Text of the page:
The 737 Next Generation (737NG) nacelle design has undergone a thorough modification by Boeing, with the goal of improving the aircraft’s resistance to broken fan blades. To address human-caused failures, including accidentally unlatched doors, the aerospace giant has indicated a need for prolonged deadlines, according to a report.
In a recent regulatory filing dated July 19, Boeing reaffirmed its commitment to meeting the FAA’s upcoming July deadline for introducing design changes. This action was motivated by two safety incidents involving Southwest Airlines 737-700s in which detachable nacelle pieces caused unexpected aircraft damage.
The NTSB suggested that the FAA mandate redesigns of the 737NG-family nacelle that take into account analytical modelling established since the aircraft was certified in the 1990s, and then see to it that the improvements are retrofitted on the 737NG fleet. This recommendation was made in 2019. The FAA and Boeing have been cooperating for almost four years.
Boeing stated in its most recent filing that by July 31, 2023, it would have submitted all design modifications to the FAA and would have issued service bulletins to provide inlet, fan cowl, fan cowl support beam, and exhaust structure modifications for retrofit of these modifications.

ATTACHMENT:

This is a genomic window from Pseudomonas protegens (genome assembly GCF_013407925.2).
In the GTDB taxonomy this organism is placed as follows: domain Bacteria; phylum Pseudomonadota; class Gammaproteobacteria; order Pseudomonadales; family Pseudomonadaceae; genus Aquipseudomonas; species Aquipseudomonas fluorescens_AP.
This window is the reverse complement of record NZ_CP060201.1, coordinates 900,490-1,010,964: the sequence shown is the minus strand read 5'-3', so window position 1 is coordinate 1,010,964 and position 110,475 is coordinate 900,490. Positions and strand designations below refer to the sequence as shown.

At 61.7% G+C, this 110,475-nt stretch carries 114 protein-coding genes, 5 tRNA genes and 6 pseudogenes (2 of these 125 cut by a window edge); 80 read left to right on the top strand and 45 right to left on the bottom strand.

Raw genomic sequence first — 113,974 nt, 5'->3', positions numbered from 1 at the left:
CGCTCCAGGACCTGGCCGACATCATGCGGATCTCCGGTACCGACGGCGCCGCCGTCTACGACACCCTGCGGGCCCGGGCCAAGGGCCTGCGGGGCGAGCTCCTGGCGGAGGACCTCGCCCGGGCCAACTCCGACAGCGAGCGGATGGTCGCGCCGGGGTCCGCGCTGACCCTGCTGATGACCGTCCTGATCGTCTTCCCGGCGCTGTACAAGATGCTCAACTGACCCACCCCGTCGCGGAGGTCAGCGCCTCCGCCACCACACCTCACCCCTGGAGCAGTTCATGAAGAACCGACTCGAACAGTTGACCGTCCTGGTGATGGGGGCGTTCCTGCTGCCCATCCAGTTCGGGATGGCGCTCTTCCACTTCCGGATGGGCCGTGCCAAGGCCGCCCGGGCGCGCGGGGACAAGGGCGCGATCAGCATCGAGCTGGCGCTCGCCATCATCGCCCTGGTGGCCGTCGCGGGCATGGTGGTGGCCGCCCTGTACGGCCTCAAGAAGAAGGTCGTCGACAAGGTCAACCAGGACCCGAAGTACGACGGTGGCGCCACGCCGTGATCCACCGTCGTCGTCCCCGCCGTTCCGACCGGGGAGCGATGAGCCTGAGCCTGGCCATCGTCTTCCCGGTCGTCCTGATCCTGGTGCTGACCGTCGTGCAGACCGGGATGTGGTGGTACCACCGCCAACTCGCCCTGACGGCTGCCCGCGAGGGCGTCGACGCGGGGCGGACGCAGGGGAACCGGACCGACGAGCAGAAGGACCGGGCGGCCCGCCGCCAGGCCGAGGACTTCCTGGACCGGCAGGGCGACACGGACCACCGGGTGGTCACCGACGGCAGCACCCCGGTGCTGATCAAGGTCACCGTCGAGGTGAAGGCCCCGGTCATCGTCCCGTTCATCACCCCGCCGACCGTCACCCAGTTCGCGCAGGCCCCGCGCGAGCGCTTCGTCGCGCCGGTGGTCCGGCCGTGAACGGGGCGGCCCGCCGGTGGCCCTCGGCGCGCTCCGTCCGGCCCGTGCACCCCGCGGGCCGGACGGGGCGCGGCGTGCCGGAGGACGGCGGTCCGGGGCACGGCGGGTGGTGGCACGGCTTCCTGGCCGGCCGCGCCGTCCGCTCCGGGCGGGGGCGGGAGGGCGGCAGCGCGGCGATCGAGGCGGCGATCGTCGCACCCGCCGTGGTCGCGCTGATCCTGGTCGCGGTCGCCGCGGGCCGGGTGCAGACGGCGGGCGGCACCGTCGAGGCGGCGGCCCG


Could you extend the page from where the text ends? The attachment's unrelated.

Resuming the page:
Boeing has determined that an extra 17 months will be required to develop a corrective strategy for these maintenance problems. The company is satisfied that its nacelle modifications adhere to the relevant Part 25 requirements.
As a result of the two FBO accidents, one of which had fatal repercussions and resulted in a passenger losing their life, engine manufacturer CFM modified inspection standards and blade life restrictions. These new procedures are a complement to those changes. Boeing has explained its plan to the FAA, highlighting the fact that their combined efforts are intended to reduce the possibility and effects of future FBO accidents.